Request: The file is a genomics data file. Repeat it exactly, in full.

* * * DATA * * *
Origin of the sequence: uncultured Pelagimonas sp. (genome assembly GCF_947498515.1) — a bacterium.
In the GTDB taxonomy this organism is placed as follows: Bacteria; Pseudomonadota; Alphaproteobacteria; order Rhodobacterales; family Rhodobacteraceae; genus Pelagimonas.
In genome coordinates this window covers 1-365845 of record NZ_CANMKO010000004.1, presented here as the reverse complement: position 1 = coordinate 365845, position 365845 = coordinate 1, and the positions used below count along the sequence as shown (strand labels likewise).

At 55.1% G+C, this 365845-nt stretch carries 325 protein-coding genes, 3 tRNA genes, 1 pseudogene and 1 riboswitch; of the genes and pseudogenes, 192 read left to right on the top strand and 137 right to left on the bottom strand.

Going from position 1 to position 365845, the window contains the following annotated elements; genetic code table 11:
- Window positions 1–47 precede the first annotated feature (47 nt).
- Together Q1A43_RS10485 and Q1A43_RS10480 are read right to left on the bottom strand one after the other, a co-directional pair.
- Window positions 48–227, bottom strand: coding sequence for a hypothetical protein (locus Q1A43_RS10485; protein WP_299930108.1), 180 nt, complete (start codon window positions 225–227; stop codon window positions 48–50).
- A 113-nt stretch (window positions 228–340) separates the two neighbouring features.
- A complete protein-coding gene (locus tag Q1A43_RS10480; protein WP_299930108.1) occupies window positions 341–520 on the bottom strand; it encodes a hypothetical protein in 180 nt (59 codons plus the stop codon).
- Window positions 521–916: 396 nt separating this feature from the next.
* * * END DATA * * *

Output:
Origin of the sequence: uncultured Pelagimonas sp. (genome assembly GCF_947498515.1) — a bacterium.
In the GTDB taxonomy this organism is placed as follows: Bacteria; Pseudomonadota; Alphaproteobacteria; order Rhodobacterales; family Rhodobacteraceae; genus Pelagimonas.
In genome coordinates this window covers 1-365845 of record NZ_CANMKO010000004.1, presented here as the reverse complement: position 1 = coordinate 365845, position 365845 = coordinate 1, and the positions used below count along the sequence as shown (strand labels likewise).

At 55.1% G+C, this 365845-nt stretch carries 325 protein-coding genes, 3 tRNA genes, 1 pseudogene and 1 riboswitch; of the genes and pseudogenes, 192 read left to right on the top strand and 137 right to left on the bottom strand.

Going from position 1 to position 365845, the window contains the following annotated elements; genetic code table 11:
- Window positions 1–47 precede the first annotated feature (47 nt).
- Together Q1A43_RS10485 and Q1A43_RS10480 are read right to left on the bottom strand one after the other, a co-directional pair.
- Window positions 48–227, bottom strand: coding sequence for a hypothetical protein (locus Q1A43_RS10485; protein WP_299930108.1), 180 nt, complete (start codon window positions 225–227; stop codon window positions 48–50).
- A 113-nt stretch (window positions 228–340) separates the two neighbouring features.
- A complete protein-coding gene (locus tag Q1A43_RS10480; protein WP_299930108.1) occupies window positions 341–520 on the bottom strand; it encodes a hypothetical protein in 180 nt (59 codons plus the stop codon).
- Window positions 521–916: 396 nt separating this feature from the next.